WHEN Singaporean musician Joshua Su came out to his parents, he decided to use an unconventional method — he released a new track where he raps: “G-A-Y-B-O-Y OK”.
His song “I’m OK” recounts his struggles growing up in the conservative city-state, where depictions of homosexuality are censored and sex between men is technically illegal under a colonial-era law.
Su descended into depression and attempted suicide, highlighting the challenges of coming out in a country where public acceptance of homosexuality is increasing but activists say official policies perpetuate discrimination.
“At the time I felt that it was wrong for whatever reason,” the 34-year-old told AFP.
“Maybe it could be my Christian upbringing, or that society at that time depicted that it was wrong to like guys, or that there’s no such thing as liking guys in textbooks or magazines.”
A song with a gay theme is particularly unusual for Singapore. While the city is modern in many ways, attitudes towards homosexuality are often criticised as outdated including when it comes to portrayals in the media and arts.
Films focusing on homosexuality may be hit with a 21 and over age rating while official guidelines on radio broadcasts forbid the promotion of gay “lifestyles”.
Su, known as The G3sha, believes his latest track will not air on Singapore radio. Instead his fans have accessed it online and through social media.
‘Am I sick?’
Despite the censorship, the government is tolerant of the LGBT community, with the city-state hosting a large gay pride rally every year.
Officials nevertheless maintain that Singaporeans are at root conservative and most would not be in favour of repealing the ban on sex between men, even though it is no longer actively enforced.
“This is a society which is not that liberal on these matters,” said Prime Minister Lee Hsien Loong in a 2017 interview.
Su blames the lack of representation of gay characters in the media in part for his struggles — he recalled not knowing how to handle his attraction to boys growing up, or even “what being gay was”.
Three questions that he would ask himself every day became part of his track: “Am I sick? Is this a disease? Can I be cured?”
Su released the three-minute song through his own record label, accompanied by a music video shot in Singapore that featured his childhood photos and depicts the rapper holding his thumb and index finger in front of his eye in the “OK” sign during the chorus.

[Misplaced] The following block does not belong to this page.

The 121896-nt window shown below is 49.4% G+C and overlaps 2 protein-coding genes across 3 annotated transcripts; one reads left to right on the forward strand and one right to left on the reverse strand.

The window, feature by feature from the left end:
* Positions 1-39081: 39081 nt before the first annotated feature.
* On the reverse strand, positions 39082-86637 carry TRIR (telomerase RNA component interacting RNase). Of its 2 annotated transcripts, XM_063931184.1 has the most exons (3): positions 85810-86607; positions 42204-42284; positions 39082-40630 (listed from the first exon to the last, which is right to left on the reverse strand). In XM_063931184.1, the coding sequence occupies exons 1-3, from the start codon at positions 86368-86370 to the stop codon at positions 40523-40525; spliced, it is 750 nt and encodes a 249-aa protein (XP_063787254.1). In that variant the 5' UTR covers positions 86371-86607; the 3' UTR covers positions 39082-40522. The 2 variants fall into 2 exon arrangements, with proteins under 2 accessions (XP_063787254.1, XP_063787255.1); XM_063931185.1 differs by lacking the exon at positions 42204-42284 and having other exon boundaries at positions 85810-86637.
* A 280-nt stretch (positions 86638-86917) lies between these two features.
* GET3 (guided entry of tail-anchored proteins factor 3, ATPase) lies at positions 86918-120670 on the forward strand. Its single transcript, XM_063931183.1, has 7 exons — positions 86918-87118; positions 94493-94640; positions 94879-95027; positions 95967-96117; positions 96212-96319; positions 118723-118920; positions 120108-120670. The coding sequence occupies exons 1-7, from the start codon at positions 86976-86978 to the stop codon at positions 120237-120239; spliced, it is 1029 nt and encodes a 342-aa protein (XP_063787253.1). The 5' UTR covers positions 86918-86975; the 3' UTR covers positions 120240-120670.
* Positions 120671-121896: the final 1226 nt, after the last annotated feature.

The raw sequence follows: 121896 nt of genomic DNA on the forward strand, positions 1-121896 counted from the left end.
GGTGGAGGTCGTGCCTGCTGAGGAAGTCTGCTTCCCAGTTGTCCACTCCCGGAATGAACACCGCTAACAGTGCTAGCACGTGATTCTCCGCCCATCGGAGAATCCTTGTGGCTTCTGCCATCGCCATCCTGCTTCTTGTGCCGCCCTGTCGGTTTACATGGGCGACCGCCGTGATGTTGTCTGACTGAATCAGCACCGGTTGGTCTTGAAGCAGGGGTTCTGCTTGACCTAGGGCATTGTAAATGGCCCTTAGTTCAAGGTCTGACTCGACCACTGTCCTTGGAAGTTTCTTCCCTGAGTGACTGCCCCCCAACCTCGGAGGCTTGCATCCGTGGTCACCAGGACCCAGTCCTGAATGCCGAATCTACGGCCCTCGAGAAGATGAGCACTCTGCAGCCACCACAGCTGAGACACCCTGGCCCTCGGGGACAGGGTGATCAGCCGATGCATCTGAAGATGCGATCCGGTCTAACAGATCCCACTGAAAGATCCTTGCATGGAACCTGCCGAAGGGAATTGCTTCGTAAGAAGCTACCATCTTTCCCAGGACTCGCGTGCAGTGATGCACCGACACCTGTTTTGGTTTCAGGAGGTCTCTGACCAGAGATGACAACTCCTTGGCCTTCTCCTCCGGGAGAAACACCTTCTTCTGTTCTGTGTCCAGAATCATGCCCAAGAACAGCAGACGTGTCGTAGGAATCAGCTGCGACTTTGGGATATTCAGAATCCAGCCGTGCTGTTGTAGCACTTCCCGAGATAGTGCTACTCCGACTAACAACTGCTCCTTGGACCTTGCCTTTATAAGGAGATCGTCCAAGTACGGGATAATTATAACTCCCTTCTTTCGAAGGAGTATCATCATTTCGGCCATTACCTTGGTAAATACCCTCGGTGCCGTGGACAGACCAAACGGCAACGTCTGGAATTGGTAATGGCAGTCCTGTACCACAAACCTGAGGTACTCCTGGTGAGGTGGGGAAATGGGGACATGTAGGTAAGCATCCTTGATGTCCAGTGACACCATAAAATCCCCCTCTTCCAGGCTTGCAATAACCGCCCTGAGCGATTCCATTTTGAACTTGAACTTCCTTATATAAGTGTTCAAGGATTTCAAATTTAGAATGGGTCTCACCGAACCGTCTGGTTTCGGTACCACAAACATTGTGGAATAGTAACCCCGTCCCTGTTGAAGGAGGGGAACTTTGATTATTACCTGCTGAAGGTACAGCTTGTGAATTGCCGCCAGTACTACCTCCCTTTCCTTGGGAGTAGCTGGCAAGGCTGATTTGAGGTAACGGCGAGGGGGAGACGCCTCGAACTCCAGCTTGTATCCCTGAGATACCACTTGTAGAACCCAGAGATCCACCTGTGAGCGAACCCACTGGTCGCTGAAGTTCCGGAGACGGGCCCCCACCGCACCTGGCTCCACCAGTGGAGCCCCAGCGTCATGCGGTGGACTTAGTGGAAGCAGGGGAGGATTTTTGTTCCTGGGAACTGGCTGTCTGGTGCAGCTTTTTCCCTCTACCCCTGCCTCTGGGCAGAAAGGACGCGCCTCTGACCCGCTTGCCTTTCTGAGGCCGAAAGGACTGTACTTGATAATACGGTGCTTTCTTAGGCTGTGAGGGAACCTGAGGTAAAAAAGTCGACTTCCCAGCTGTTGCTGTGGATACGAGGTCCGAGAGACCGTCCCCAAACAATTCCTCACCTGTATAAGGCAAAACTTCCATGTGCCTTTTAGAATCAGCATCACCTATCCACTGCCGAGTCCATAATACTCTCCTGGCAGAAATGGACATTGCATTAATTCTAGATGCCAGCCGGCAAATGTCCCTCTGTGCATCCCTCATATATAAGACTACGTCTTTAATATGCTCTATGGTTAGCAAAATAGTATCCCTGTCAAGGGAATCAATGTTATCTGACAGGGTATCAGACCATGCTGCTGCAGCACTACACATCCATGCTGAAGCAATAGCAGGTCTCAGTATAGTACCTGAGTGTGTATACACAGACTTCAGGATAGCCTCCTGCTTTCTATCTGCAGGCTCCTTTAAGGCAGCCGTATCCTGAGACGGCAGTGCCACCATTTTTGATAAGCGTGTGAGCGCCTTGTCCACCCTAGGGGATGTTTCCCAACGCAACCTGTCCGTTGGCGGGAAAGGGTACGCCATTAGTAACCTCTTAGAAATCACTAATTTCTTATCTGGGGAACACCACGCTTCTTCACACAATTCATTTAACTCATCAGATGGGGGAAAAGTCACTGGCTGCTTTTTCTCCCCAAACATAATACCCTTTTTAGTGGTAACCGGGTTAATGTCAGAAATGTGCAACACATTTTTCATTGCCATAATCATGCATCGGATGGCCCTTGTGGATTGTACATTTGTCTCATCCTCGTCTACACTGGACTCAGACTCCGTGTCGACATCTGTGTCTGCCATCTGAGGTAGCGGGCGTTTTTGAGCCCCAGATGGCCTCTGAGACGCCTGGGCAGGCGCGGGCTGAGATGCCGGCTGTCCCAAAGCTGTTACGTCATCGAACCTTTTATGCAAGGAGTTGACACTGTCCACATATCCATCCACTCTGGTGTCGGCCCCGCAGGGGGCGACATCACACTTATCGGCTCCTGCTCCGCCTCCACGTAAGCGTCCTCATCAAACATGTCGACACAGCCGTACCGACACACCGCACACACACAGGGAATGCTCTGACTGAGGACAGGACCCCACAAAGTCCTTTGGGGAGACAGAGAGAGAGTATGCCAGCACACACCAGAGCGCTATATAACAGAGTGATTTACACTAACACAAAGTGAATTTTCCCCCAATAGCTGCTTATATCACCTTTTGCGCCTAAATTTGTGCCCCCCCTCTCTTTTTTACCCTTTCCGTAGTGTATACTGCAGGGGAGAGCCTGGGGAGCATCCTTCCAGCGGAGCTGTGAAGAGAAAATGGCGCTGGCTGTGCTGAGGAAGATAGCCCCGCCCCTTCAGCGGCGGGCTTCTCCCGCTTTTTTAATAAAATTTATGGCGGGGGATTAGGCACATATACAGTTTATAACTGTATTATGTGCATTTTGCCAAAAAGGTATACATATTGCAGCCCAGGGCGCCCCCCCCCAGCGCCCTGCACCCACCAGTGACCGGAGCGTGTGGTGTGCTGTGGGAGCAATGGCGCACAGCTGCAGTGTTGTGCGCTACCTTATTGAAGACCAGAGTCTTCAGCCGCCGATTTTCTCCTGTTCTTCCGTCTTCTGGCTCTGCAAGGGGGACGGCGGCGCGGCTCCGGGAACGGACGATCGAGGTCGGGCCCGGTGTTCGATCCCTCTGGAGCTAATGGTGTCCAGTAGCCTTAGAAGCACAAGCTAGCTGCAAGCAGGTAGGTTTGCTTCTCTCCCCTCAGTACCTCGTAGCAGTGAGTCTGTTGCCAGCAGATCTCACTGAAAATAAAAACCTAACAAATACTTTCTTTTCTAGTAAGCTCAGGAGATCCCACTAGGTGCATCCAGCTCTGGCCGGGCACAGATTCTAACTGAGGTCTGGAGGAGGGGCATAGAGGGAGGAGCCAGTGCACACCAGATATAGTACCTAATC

He went to an all-boys Catholic school, where he said going along with his classmates while they made fun of effeminate boys became part of his “defence mechanism”.
“Used to think that being gay was not okay/We laughed at all the boys, sissy, Ah Gua and gay,” he raps.
His attempts to hide his sexuality from everyone around him created a growing sense of isolation, which he says contributed to years of depression.
“There was no one for me to confide in and it became a very bad downward spiral,” he said.
“There was one day… I actually took maybe 20 pills, then I just went to sleep. So next thing I know I’m already in the hospital.”
‘No positive role models’
Su is not alone in his experiences.
Leow Yangfa, the director of Singaporean NGO Oogachaga, which provides counselling and support services to the LGBT community, says young people questioning their sexuality may have trouble finding support.
“For a lot of young people, there will be issues of invisibility, meaning that there will not be many or any positive role models of LGBT adults, whether in their community or in local media,” he said.
“In our local mainstream schools there is very minimal or insufficient appropriate sexuality education that covers LGBT issues.”
Su, whose day job is in marketing, has been based in Hong Kong for the last five years, where he said a more open society made him feel free to be himself.
After meeting others in the LGBT community, Su was able to accept his sexuality though he only told a small group of friends, who encouraged him to release his coming out track.
It was released earlier this month.
Su admitted being “quite anxious and nervous” about how his relatives would take it, especially members of his large extended family.
His parents messaged him and acknowledged that they had heard the song — but quickly changed the subject.
“So maybe (they’re) still not very ready to talk about it,” he said, adding: “But for me, I feel that in their own way they kind of accept it.”
Catherine Lai © Agence France-Presse